8. Write a python program to print the factorial of a number.

    Solution ->

    Below is the code to print the factorial of a number:

    We start off by taking an input which is stored in ‘num’. Then, we check if ‘num’ is less than zero and if it is actually less than 0, we print out ‘Sorry, factorial does not exist for negative numbers’.

    After that, we check,if ‘num’ is equal to zero, and it that’s the case, we print out ‘The factorial of 0 is 1’.

    On the other hand, if ‘num’ is greater than 1, we enter the for loop and calculate the factorial of the number.

    9. Write a python program to check if the number given is a palindrome or not

    Solution ->

    Below is the code to Check whether the given number is palindrome or not:

    We will start off by taking an input and store it in ‘n’ and make a duplicate of it in ‘temp’. We will also initialize another variable ‘rev’ to 0. 

    Then, we will enter a while loop which will go on until ‘n’ becomes 0. 

    Inside the loop, we will start off by dividing ‘n’ with 10 and then store the remainder in ‘dig’.

    Then, we will multiply ‘rev’ with 10 and then add ‘dig’ to it. This result will be stored back in ‘rev’.

    Going ahead, we will divide ‘n’ by 10 and store the result back in ‘n’

    Once the for loop ends, we will compare the values of ‘rev’ and ‘temp’. If they are equal, we will print ‘The number is a palindrome’, else we will print ‘The number isn’t a palindrome’.

    10. Write a python program to print the following pattern ->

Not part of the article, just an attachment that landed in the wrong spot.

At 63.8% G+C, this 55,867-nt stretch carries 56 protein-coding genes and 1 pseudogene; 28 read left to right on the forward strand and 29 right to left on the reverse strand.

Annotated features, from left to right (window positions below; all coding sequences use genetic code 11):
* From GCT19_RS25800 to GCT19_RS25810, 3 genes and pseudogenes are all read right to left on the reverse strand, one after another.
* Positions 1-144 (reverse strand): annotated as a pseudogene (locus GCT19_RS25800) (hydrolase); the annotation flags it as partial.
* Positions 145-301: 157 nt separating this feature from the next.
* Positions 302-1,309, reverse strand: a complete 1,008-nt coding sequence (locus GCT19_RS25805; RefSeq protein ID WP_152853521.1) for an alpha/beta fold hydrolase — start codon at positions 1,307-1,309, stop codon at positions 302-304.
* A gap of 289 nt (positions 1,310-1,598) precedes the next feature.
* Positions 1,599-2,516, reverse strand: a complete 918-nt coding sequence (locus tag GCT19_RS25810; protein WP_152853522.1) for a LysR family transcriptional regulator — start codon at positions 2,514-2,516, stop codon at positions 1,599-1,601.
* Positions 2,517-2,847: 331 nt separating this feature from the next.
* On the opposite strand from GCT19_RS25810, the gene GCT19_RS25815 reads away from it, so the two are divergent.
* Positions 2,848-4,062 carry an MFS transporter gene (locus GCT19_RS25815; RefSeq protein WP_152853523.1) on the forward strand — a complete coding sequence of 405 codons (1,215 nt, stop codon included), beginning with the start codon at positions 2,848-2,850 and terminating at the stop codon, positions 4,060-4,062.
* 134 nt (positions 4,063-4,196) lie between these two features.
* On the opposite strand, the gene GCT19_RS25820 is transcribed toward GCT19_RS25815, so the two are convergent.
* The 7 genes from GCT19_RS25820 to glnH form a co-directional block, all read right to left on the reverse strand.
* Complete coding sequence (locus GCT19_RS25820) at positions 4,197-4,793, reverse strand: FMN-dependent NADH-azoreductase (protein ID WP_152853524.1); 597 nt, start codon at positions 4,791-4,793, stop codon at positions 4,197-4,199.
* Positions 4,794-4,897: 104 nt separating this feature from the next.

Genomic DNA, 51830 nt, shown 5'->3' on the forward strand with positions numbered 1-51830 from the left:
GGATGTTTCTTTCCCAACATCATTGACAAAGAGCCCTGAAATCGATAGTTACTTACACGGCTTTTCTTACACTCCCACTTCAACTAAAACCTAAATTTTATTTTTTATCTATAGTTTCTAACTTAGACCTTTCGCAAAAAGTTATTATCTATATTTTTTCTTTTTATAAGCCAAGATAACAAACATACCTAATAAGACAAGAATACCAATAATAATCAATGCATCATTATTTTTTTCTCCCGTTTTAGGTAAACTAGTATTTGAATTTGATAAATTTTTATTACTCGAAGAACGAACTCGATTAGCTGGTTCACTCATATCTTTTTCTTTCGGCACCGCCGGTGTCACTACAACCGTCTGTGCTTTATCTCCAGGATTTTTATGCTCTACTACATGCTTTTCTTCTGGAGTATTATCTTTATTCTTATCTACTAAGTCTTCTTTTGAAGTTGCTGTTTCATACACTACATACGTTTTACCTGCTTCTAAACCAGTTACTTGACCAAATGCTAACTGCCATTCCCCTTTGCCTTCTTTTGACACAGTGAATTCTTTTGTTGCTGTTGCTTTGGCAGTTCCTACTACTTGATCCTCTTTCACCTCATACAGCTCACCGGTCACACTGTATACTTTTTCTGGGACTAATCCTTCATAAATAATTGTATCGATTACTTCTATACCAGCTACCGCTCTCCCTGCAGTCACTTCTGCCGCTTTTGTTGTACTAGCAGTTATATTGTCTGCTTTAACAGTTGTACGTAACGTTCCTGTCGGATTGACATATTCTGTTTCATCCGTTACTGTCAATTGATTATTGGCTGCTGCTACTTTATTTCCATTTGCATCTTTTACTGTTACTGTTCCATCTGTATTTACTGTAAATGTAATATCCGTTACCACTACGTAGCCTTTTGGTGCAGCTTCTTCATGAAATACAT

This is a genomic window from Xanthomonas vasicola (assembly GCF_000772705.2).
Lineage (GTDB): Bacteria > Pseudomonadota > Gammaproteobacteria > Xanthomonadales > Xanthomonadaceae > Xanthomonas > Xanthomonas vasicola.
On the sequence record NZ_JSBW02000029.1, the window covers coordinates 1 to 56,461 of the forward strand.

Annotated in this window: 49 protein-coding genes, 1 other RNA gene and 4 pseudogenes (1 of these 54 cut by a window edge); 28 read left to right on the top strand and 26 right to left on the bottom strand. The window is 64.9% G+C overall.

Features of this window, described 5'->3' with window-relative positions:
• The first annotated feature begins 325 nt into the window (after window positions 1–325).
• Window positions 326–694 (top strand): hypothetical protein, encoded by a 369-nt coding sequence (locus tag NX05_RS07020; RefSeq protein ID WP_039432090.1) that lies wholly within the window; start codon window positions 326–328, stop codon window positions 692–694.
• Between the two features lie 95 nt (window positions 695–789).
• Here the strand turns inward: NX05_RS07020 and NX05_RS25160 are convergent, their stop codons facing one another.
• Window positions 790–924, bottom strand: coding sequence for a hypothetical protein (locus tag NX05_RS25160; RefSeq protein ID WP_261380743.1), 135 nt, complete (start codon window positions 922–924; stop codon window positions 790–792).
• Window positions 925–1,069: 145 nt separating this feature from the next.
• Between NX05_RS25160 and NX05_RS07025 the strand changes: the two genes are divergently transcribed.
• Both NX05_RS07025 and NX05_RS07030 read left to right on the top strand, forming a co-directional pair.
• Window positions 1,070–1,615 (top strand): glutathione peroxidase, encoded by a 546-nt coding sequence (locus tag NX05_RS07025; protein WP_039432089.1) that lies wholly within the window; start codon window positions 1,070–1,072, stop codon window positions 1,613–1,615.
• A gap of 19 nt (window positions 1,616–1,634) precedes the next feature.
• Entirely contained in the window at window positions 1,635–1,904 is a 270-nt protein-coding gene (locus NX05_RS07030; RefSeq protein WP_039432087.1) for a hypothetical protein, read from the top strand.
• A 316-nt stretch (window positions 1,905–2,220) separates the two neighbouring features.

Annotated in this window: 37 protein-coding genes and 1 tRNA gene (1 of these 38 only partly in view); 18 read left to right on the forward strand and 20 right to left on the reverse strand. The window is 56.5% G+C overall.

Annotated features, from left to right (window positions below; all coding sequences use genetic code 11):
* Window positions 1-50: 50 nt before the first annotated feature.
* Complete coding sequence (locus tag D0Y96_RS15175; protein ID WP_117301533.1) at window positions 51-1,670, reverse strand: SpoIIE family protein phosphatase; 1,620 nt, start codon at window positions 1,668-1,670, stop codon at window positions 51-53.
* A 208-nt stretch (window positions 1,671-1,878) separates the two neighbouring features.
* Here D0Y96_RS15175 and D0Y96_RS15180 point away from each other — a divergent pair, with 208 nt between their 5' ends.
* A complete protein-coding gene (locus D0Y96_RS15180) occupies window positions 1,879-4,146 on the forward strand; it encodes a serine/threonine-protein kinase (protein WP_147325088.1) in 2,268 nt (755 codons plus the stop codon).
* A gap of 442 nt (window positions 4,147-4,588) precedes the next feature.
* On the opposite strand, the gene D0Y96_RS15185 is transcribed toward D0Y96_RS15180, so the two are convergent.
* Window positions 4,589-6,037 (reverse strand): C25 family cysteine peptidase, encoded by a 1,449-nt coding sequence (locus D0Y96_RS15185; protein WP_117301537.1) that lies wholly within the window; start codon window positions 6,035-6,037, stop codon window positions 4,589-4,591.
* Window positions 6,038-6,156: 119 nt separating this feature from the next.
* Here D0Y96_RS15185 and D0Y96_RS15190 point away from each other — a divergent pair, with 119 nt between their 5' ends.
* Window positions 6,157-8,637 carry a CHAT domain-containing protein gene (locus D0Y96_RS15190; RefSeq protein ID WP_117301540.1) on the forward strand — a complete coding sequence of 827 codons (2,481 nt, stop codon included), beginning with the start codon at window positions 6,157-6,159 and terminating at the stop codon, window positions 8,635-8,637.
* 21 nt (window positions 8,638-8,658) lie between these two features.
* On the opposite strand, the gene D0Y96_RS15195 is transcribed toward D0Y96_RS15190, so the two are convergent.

1

    2 2

    3 3 3

    4 4 4 4

    5 5 5 5 5

    Solution ->

    Below is the code to print this pattern:

    We are solving the problem with the help of nested for loop. We will have an outer for loop, which goes from 1 to 5. Then, we have an inner for loop, which would print the respective numbers.

    11.  Pattern questions. Print the following pattern

    #
    # #
    # # #
    # # # #
    # # # # #

    Solution –>

    def pattern_1(num): 
          
        # outer loop handles the number of rows
        # inner loop handles the number of columns 
        # n is the number of rows. 
        for i in range(0, n): 
          # value of j depends on i 
            for j in range(0, i+1): 
              
                # printing hashes
                print("#",end="") 
           
            # ending line after each row 
            print("\r")  
    num = int(input("Enter the number of rows in pattern: "))
    pattern_1(num)

    12. Print the following pattern

      # 
          # # 
        # # # 
      # # # #
    # # # # #

    Solution –>

           
    Code:
    def pattern_2(num): 
          
        # define the number of spaces 
        k = 2*num - 2
      
        # outer loop always handles the number of rows 
        # let us use the inner loop to control the number of spaces
        # we need the number of spaces as maximum initially and then decrement it after every iteration
        for i in range(0, num): 
            for j in range(0, k): 
                print(end=" ") 
          
            # decrementing k after each loop 
            k = k - 2
          
            # reinitializing the inner loop to keep a track of the number of columns
            # similar to pattern_1 function
            for j in range(0, i+1):  
                print("# ", end="") 
          
            # ending line after each row 
            print("\r") 
      
    
    num = int(input("Enter the number of rows in pattern: "))
    pattern_2(num)

    13. Print the following pattern:

    0
    0 1
    0 1 2
    0 1 2 3
    0 1 2 3 4

    Solution –>

    Code: 
    def pattern_3(num): 
          
        # initialising starting number  
        number = 1
        # outer loop always handles the number of rows